In the beginning sequence of Subhash Ghai's Pardes (1997), Amrish Puri says to a Westerner, 'In your country, love means Len-Den, i.e., give and take whereas in India love means Dena Dena Dena, i.e., give give give. However Madhur Bhandarkar has shown that in this industry (which he himself is a part of), there is only give and take. Every talk, every gesture, every emotion, every relationship is artificial and motivated by self-interest. Well, he and Kareena Kapoor know better.
Chums and dress-designers hovering around heroines are shown as speaking and behaving quite theatrically. Every female smokes. Every heroine is addressed by the talking person as 'babes' or 'baby'. Partisan media persons believe in settling their scores with the stars. Awards are negotiated. Heroes' possessive wives decide the heroines of their movies. Heroes do editing themselves, cutting the roles of those who do not come to their terms. Heroines devote more time to backbiting (or bitching) their contemporaries. Well, at least this is one fact which is confirmed through Kareena Kapoor's own life because she used to do it with her rival heroines till a few years back. For the rest, I am not sure to be fully true. All the same, how can I challenge the perception of Madhur and Kareena of their own line of work ?
The hard-hitting dialogs serve Madhur's purpose best. In one dialog, the ruthless PRO (Divya Dutta) of the heroine says that in the film-line, if you utter a lie with confidence, people consider it as truth. And in another scene, one party-woman says to her talking companion that who is not a fraud in this film industry. Well Madhur, do you say the same about yourself too ? The movie leaves such an impression only.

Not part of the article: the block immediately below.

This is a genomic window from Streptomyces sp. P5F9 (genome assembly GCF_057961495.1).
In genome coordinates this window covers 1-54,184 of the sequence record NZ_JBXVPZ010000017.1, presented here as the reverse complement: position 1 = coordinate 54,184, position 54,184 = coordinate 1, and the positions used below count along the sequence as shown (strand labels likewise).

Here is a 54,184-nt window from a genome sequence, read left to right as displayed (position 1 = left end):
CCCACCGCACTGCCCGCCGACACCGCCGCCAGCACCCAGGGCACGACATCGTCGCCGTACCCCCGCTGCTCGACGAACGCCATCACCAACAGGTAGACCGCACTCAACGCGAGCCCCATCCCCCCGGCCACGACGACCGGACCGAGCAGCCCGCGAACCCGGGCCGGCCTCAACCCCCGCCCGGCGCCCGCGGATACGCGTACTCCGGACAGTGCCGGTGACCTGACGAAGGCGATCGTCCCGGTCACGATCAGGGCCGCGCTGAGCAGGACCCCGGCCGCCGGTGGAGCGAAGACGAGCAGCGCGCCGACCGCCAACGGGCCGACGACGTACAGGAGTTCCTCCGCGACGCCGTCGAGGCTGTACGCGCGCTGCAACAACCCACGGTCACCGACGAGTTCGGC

Technically, the movie is good. Music is in line with the mood of the movie. Though engrossing, the movie appears to be too long and the director seems to have attempted to cover as many facets of the cine-world, as possible which has, after a point, made the movie as burdensome. It has got reduced to a collection of some good and some bad sentences instead of being developed into a well-written impressive article.
Performances are all good. Even those who have been forced by the director to go over the top, have not disappointed. Kareena Kapoor has taken her heart out to invest in this movie and this movie seems to be a take on the real life and career of this aging actress (completed 32 years). All others have done well. Special praise is deserved by Divya Dutta as the PRO and Helen as the heroine of the yesteryears. In addition to the entertainment value, it's the performances and the track of Helen which can be considered as the pluses of this movie. Madhur Bhandarkar's realism seems to be a different name for tried and tested entertainment only.
The biggest thing that the movie subtly conveys is the dictum which I learnt quite late in my life – 'When you chase things, they run away'. When the 'heroine' in the movie chases love, love runs away from her and when she chases success in career, success runs away from her and all of her efforts prove to be counter-productive only in the end. Hence the great lesson rendered by default is never to run after anything. Let it go after a point.
Finally, I conclude my review with a dialog of the PRO to the heroine in a scene – 'Either you manipulate others to your benefit or get ready to be manipulated yourself'. Madhur Bhandarkar seems to have grasped the essence of this dialog and this time he has manipulated.